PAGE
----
In this report, J&J’s independent board members - many question their independence - are suggesting that a lack of manpower caused the problem. It is management’s responsibility to make sure that they are staffed properly and that the company delivers quality products to its customers. If the management is not responsible then the board of directors should be held responsible and accountable for the company's actions or they should make sure that the right people are managing the company. A reoccurrence of the odor issue suggests that the company has not learnt from past experiences.  
 
Lately, reoccurring drug quality problems have become part of our life. This is because companies are using the least technologically advanced and economic manufacturing methods to produce their products. Having fancy equipment does not guarantee quality product.
 
To ensure product quality, pharmaceutical companies are relying on repeated quality by analysis (QbA) using technologically advanced analytical methods. Even with such technological sophistication they have had issues that have resulted in product recalls. We are all familiar with Baxter’s Heparin issue. Chinese raw material suppliers had adulterated their product with an inert material.
 
Not understanding and/or having the right process should be a cause of concern. Analytical methods will only tell the after-the-fact problem. These instruments do not fix problems. Unless companies have command of their process and its raw materials the problems will persist. Regulatory bodies should not be blamed.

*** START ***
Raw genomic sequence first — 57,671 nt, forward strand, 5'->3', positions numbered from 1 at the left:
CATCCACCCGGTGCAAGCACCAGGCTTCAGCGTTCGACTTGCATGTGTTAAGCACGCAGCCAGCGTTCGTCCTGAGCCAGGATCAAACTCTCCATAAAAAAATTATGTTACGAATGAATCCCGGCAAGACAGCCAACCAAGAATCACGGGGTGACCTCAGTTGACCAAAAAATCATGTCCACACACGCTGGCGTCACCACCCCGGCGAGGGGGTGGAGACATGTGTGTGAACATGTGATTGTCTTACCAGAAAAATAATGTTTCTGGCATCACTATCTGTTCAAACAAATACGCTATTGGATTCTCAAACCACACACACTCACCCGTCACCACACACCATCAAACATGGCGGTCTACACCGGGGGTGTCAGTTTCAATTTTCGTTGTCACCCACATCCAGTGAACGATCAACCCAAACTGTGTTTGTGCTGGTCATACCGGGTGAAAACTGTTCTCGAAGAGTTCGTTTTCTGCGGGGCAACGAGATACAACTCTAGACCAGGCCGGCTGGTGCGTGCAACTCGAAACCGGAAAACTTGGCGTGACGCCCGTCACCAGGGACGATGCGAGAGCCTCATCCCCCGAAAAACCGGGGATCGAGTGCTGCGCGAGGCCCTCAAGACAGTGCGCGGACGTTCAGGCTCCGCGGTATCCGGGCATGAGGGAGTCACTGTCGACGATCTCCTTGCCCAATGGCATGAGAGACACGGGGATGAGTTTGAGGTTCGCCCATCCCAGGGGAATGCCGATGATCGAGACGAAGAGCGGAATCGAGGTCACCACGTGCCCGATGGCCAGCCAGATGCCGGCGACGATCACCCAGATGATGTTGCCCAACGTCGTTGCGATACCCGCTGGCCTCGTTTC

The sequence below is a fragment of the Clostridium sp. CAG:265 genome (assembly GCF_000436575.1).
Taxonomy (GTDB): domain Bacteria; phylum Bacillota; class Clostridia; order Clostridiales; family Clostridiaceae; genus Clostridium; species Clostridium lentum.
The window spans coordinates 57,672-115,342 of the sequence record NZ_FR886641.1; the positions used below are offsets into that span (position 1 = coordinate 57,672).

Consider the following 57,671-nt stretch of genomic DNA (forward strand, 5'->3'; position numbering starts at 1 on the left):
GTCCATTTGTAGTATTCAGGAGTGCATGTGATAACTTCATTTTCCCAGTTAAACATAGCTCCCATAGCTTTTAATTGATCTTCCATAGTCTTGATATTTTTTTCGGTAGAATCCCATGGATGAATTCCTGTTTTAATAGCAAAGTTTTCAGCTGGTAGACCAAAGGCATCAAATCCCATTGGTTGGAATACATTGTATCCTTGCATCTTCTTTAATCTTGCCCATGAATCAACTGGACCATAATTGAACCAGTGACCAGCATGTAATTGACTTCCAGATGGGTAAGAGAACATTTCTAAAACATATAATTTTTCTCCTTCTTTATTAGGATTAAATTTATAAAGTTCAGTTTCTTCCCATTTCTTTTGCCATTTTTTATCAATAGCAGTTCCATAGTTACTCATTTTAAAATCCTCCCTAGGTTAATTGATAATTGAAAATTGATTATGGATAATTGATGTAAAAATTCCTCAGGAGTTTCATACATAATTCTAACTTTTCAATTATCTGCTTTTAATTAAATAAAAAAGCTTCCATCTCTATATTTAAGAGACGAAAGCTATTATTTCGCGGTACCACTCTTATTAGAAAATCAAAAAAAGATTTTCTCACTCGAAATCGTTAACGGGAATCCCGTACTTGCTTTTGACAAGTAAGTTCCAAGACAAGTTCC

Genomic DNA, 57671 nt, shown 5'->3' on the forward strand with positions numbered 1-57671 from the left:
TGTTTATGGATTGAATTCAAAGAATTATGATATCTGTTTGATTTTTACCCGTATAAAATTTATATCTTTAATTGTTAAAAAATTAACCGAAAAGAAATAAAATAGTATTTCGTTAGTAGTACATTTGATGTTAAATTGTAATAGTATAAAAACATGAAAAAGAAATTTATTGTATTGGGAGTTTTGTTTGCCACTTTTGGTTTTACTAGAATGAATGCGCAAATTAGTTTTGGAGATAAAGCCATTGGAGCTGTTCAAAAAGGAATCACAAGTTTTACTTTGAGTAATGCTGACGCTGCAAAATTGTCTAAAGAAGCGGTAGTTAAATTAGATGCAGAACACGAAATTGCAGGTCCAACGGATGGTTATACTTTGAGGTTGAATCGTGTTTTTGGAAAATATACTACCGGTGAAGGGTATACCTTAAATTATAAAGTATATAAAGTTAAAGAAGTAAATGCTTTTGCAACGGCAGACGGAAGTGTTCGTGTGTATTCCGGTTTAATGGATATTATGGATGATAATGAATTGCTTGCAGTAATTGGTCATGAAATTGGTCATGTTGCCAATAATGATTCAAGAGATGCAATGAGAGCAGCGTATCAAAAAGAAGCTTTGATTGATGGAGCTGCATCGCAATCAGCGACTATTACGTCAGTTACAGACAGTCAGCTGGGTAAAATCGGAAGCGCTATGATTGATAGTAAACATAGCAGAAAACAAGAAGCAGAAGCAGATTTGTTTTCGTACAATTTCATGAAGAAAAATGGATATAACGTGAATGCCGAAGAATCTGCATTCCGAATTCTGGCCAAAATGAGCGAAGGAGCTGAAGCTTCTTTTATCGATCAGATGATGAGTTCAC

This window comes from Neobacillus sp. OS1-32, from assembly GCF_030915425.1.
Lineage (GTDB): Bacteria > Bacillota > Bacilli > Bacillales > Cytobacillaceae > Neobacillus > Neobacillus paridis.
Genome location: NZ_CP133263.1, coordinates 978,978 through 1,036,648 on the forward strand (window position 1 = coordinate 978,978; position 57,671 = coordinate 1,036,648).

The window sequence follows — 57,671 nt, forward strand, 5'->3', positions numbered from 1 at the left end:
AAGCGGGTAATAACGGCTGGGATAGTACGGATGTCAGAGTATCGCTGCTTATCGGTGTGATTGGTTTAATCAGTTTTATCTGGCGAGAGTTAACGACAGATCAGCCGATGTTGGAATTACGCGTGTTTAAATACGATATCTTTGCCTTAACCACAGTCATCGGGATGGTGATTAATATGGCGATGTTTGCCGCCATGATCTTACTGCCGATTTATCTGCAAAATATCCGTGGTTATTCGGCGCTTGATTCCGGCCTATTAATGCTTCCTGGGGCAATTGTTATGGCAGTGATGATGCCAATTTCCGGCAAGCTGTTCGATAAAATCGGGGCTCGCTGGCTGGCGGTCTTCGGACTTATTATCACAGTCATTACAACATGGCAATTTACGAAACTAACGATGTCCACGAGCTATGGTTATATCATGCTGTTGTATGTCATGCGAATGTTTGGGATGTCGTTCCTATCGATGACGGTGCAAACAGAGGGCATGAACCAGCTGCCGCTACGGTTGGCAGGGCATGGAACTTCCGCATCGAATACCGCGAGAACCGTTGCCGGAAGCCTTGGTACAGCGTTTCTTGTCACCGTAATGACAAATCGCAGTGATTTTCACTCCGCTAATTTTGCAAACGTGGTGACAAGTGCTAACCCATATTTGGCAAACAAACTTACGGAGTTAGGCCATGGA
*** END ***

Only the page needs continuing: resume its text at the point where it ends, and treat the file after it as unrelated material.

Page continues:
When the problem is being flagged as an issue of quality, or an excuse is given, and no one gets prosecuted, it might be time to change the laws. Tiered heavy fines could be levied. These fines could be at different points of the distribution chain with the heaviest being imposed if the product gets to the pharmacy shelf. Penalties could include monetary fines along with the prosecution of progressive levels of management.
 
The report mentions a lack of attention by certain non-quality control workers, such as “engineering and operations” staff. From such an implication one would expect a detailed investigation. Why did the board not explore this area and detail this lack of attention? It is fascinating that the word “engineering” has been mentioned only ONCE in the whole report and yet they are blamed. If it was the operations staff that did not pay attention, it is suggestive that proper procedures were not put in place by the company management.
 
All of the above suggests that J&J has significant opportunities with their total business systems. The issues outlined above may be just the tip of the iceberg. J&J is relying on post analysis – QbA - methods to produce quality products. A complete audit of their manufacturing processes and methods will unearth many issues that can save J&J a significant amount of money. Quality by Design (QbD) methods could be implemented in many cases thereby assuring high quality and improving profitability. This is necessary and should be done if J&J wants to prevent future embarrassment.
 
I wonder how James Collins would feel today about J&J if he had to re-write his “Good to Great” book. Would J&J be part of the book?
 
Girish Malhotra, PE
EPCOT International
 
J&J's board members published their report at http://freepdfhosting.com/bc85fe20b1.pdf